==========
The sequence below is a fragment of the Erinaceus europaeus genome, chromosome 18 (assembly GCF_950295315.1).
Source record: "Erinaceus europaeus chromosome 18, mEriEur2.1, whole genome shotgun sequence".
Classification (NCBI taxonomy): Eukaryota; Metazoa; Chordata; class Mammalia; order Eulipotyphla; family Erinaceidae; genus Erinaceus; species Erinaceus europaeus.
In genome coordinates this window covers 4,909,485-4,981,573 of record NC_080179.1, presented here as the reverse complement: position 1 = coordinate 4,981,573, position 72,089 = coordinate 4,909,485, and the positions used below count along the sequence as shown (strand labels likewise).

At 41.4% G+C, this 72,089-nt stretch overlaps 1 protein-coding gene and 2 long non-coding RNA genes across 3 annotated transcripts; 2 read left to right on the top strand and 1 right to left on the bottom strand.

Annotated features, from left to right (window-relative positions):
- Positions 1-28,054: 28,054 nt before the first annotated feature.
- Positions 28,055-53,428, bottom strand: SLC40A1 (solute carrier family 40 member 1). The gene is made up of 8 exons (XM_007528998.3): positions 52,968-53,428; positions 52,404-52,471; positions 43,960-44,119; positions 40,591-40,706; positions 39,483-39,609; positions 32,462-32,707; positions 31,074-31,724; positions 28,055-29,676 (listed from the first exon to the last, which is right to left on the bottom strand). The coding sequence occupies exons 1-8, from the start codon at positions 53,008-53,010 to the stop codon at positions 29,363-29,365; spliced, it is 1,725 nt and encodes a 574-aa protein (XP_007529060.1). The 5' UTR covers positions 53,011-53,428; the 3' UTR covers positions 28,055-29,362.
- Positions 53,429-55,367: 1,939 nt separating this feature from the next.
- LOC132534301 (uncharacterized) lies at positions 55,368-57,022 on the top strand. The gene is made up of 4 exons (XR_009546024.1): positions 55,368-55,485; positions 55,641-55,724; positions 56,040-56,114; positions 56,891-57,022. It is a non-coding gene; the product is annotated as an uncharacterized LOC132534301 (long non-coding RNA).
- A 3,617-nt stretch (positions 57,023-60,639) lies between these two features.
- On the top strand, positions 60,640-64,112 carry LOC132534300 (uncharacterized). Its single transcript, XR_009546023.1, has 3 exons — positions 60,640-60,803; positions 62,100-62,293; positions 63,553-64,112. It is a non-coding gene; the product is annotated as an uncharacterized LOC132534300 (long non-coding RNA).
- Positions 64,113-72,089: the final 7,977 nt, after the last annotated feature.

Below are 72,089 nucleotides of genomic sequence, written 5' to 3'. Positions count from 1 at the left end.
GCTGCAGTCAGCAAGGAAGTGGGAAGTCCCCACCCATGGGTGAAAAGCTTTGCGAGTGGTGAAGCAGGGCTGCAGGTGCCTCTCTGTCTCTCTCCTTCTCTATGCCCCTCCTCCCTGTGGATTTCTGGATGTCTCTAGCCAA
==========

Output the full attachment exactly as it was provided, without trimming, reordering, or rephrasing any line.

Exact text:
The sequence below is a fragment of the Erinaceus europaeus genome, chromosome 18 (assembly GCF_950295315.1).
Source record: "Erinaceus europaeus chromosome 18, mEriEur2.1, whole genome shotgun sequence".
Classification (NCBI taxonomy): Eukaryota; Metazoa; Chordata; class Mammalia; order Eulipotyphla; family Erinaceidae; genus Erinaceus; species Erinaceus europaeus.
In genome coordinates this window covers 4,909,485-4,981,573 of record NC_080179.1, presented here as the reverse complement: position 1 = coordinate 4,981,573, position 72,089 = coordinate 4,909,485, and the positions used below count along the sequence as shown (strand labels likewise).

At 41.4% G+C, this 72,089-nt stretch overlaps 1 protein-coding gene and 2 long non-coding RNA genes across 3 annotated transcripts; 2 read left to right on the top strand and 1 right to left on the bottom strand.

Annotated features, from left to right (window-relative positions):
- Positions 1-28,054: 28,054 nt before the first annotated feature.
- Positions 28,055-53,428, bottom strand: SLC40A1 (solute carrier family 40 member 1). The gene is made up of 8 exons (XM_007528998.3): positions 52,968-53,428; positions 52,404-52,471; positions 43,960-44,119; positions 40,591-40,706; positions 39,483-39,609; positions 32,462-32,707; positions 31,074-31,724; positions 28,055-29,676 (listed from the first exon to the last, which is right to left on the bottom strand). The coding sequence occupies exons 1-8, from the start codon at positions 53,008-53,010 to the stop codon at positions 29,363-29,365; spliced, it is 1,725 nt and encodes a 574-aa protein (XP_007529060.1). The 5' UTR covers positions 53,011-53,428; the 3' UTR covers positions 28,055-29,362.
- Positions 53,429-55,367: 1,939 nt separating this feature from the next.
- LOC132534301 (uncharacterized) lies at positions 55,368-57,022 on the top strand. The gene is made up of 4 exons (XR_009546024.1): positions 55,368-55,485; positions 55,641-55,724; positions 56,040-56,114; positions 56,891-57,022. It is a non-coding gene; the product is annotated as an uncharacterized LOC132534301 (long non-coding RNA).
- A 3,617-nt stretch (positions 57,023-60,639) lies between these two features.
- On the top strand, positions 60,640-64,112 carry LOC132534300 (uncharacterized). Its single transcript, XR_009546023.1, has 3 exons — positions 60,640-60,803; positions 62,100-62,293; positions 63,553-64,112. It is a non-coding gene; the product is annotated as an uncharacterized LOC132534300 (long non-coding RNA).
- Positions 64,113-72,089: the final 7,977 nt, after the last annotated feature.

Below are 72,089 nucleotides of genomic sequence, written 5' to 3'. Positions count from 1 at the left end.
GCTGCAGTCAGCAAGGAAGTGGGAAGTCCCCACCCATGGGTGAAAAGCTTTGCGAGTGGTGAAGCAGGGCTGCAGGTGCCTCTCTGTCTCTCTCCTTCTCTATGCCCCTCCTCCCTGTGGATTTCTGGATGTCTCTAGCCAA